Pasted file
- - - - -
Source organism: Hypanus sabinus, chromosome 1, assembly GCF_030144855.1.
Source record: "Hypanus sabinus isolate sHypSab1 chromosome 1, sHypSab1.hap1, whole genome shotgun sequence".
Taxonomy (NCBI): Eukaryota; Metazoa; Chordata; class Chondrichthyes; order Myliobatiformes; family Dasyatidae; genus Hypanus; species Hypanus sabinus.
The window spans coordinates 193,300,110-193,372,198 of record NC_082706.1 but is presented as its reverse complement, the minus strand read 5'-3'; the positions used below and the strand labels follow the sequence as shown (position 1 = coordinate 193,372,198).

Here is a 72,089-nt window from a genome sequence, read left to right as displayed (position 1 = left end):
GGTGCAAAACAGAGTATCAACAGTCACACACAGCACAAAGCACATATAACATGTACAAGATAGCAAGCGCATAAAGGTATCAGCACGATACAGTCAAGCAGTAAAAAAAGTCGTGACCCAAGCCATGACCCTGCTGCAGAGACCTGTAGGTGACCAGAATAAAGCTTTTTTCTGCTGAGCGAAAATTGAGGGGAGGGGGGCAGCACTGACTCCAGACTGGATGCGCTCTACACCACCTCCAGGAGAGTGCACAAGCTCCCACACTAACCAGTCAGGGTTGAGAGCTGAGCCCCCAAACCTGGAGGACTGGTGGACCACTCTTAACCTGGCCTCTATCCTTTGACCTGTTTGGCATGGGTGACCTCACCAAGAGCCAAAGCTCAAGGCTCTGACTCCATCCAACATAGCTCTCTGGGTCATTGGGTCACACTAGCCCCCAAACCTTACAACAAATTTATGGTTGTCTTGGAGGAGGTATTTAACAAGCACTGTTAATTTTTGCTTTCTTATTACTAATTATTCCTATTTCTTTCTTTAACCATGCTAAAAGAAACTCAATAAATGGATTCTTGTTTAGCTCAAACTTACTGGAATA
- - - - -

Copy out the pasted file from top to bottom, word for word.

Source organism: Hypanus sabinus, chromosome 1, assembly GCF_030144855.1.
Source record: "Hypanus sabinus isolate sHypSab1 chromosome 1, sHypSab1.hap1, whole genome shotgun sequence".
Taxonomy (NCBI): Eukaryota; Metazoa; Chordata; class Chondrichthyes; order Myliobatiformes; family Dasyatidae; genus Hypanus; species Hypanus sabinus.
The window spans coordinates 193,300,110-193,372,198 of record NC_082706.1 but is presented as its reverse complement, the minus strand read 5'-3'; the positions used below and the strand labels follow the sequence as shown (position 1 = coordinate 193,372,198).

Here is a 72,089-nt window from a genome sequence, read left to right as displayed (position 1 = left end):
GGTGCAAAACAGAGTATCAACAGTCACACACAGCACAAAGCACATATAACATGTACAAGATAGCAAGCGCATAAAGGTATCAGCACGATACAGTCAAGCAGTAAAAAAAGTCGTGACCCAAGCCATGACCCTGCTGCAGAGACCTGTAGGTGACCAGAATAAAGCTTTTTTCTGCTGAGCGAAAATTGAGGGGAGGGGGGCAGCACTGACTCCAGACTGGATGCGCTCTACACCACCTCCAGGAGAGTGCACAAGCTCCCACACTAACCAGTCAGGGTTGAGAGCTGAGCCCCCAAACCTGGAGGACTGGTGGACCACTCTTAACCTGGCCTCTATCCTTTGACCTGTTTGGCATGGGTGACCTCACCAAGAGCCAAAGCTCAAGGCTCTGACTCCATCCAACATAGCTCTCTGGGTCATTGGGTCACACTAGCCCCCAAACCTTACAACAAATTTATGGTTGTCTTGGAGGAGGTATTTAACAAGCACTGTTAATTTTTGCTTTCTTATTACTAATTATTCCTATTTCTTTCTTTAACCATGCTAAAAGAAACTCAATAAATGGATTCTTGTTTAGCTCAAACTTACTGGAATA